While information is still patchy, Mr Bradley confirmed to Fleet News that the Japanese manufacturer has brought forward the development of its own diesel engines by 12 months.

This means there will be a smaller, cleaner diesel-powered Lancer in showrooms by 2010.

Pricing, which Mitsubishi benchmarked against the Mazda3, is aggressive.

When it arrives, the five-door manual 1.5-litre will kick the range off at £12,499. The diesel will begin at £15,499 in the medium spec GS2 version and top the range at £18,499 for the GS4.

Above this sits the Evo X, which has already sold out of the current allocation.

This rally-bred car will make up a huge 20% of all UK Lancer sales – or 1,250 Evos from a total allocation for the whole of Europe of 3,000 units annually.

Mitsubishi’s entry-level Evo X, the five-speed manual FQ-300, is priced at £27,499, which is cheaper than the outgoing model.

CAP residual figures are strong – 37% for the four-door – which is higher than the Mazda3, Subaru Impreza or Focus.
Mitsubishi’s service plan should also appeal to fleets.

For the cost of a first service, the following three years’ services are free.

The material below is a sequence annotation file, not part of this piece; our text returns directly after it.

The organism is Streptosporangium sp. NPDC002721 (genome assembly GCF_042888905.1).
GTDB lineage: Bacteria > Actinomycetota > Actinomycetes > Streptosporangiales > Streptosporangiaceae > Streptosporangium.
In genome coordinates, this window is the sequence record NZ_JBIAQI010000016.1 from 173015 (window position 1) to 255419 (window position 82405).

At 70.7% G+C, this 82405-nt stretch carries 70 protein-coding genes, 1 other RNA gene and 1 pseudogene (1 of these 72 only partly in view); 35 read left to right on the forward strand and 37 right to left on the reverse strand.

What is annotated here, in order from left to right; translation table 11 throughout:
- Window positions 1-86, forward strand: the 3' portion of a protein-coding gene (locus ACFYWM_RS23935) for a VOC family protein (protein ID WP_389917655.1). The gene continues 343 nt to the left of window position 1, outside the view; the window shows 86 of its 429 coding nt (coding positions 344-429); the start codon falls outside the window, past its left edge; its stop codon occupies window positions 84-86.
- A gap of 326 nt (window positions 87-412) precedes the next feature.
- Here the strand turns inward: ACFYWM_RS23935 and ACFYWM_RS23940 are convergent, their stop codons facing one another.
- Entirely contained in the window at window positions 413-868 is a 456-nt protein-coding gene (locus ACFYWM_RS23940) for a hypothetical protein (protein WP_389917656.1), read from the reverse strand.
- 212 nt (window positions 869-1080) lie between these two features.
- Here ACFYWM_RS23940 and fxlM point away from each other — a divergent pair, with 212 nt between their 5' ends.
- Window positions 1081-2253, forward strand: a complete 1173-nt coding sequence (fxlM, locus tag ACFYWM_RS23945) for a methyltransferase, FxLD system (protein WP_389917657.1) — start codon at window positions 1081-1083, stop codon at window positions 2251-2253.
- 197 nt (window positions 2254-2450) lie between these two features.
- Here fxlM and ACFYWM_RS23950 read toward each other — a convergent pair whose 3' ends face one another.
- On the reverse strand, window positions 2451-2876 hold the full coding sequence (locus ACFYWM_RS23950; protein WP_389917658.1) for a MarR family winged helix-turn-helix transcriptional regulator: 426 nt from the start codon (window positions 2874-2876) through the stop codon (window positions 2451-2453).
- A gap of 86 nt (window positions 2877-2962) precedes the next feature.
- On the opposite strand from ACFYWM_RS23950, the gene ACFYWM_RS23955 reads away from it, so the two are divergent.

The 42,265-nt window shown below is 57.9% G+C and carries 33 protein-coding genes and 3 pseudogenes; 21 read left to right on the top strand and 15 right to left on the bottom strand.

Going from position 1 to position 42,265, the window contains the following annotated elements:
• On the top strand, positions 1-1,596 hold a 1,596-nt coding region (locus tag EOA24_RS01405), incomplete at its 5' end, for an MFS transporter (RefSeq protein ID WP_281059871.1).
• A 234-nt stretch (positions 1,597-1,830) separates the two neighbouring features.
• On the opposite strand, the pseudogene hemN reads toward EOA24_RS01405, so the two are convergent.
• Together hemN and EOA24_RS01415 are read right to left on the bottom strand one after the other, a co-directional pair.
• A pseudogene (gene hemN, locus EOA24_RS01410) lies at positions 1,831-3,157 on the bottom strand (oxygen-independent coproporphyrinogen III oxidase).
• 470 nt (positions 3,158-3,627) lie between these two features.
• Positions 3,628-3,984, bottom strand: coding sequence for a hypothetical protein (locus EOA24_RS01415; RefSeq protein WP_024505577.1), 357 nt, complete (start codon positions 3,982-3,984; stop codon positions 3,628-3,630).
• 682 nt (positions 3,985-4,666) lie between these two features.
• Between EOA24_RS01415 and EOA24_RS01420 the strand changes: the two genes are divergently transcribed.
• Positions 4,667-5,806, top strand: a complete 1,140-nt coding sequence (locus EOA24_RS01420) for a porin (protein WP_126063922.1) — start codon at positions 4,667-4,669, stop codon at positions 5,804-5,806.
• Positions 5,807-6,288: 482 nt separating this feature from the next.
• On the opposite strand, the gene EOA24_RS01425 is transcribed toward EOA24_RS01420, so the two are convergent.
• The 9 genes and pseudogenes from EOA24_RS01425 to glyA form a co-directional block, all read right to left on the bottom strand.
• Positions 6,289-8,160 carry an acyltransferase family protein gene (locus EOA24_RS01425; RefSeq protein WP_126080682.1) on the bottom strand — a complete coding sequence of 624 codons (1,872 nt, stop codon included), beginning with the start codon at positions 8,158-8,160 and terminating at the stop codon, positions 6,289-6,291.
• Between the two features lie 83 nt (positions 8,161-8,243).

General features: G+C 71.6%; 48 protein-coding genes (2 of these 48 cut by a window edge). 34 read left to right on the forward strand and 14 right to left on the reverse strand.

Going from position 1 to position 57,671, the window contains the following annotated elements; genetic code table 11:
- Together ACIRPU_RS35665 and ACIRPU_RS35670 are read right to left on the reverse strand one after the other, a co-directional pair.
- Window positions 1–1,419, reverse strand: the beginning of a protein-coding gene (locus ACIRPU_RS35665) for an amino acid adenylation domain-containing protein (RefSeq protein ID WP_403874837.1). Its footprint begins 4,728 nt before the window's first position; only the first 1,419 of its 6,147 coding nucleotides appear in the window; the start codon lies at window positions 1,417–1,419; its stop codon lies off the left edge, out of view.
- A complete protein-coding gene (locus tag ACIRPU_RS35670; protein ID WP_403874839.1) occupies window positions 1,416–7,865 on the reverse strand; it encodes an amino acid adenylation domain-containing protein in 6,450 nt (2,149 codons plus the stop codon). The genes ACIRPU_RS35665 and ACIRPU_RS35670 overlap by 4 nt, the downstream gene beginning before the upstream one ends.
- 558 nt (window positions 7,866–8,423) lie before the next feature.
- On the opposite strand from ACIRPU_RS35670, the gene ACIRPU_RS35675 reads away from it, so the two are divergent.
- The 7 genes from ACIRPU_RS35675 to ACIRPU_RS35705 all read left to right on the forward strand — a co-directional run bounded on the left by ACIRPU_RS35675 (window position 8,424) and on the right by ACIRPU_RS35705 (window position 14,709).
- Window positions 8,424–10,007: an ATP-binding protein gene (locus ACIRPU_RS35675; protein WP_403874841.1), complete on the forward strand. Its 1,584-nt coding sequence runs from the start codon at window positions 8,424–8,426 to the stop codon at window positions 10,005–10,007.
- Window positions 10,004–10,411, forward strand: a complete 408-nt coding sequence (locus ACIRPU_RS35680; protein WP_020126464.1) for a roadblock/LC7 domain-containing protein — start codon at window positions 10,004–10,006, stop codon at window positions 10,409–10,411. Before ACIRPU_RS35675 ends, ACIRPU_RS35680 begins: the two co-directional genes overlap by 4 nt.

This applies across the range, even to the Evo X.

Behind the wheel

On the road it is the diesel, which pumps out 140bhp and 228lb-ft torque, that wins over the rather tame 1.8-litre petrol.

The diesel is noisier but the engine’s ability to punch its way up to motorway speeds makes the petrol alternative feel unresponsive and strained.

The ride is on the hard side, but not jarring.

On the track, all of the models react as expected.

Stability and grip are plentiful, and when the limits are approached, there’s lots of easily controlled understeer on the front-wheel drive cars and four-wheel drift on the Evo.

The stability and traction systems on the higher spec models are well set-up for the road cars, although they intervene too quickly in the Evo when it is tackling high-speed track cornering.

It can all, of course, be turned off.

The full four-door range comes with a ridiculous rear spoiler that does little except hamper vision – Mitsubishi clearly believes the Evo’s halo effect means drivers want a spoiler on the boot lid of a 1.8-litre petrol saloon.


The new Lancer is a massive leap forward.

The Evo X will always have a cult following, but now the full line-up has something to offer.

Fleets interested in strong residuals, Japanese reliability, competitive pricing and something that does not have a blue oval at the front should consider it. 


CO2 emissions and fuel consumption data correct at time of writing. The latest figures are available in the Fleet News fuel cost calculator and the company car tax calculator.

Mitsubishi Outlander PHEV range ‘more than adequate’

For commuting, or as a family car, Outlander’s electric range is more than adequate

First drive: Volkswagen Passat 2.0 TDI SE Business car review

A pair of ‘upper-medium’ segment cars from two of the biggest manufacturers in fleet will be launched within weeks of each other signalling an escalation in the battle for sales.

Search Car Reviews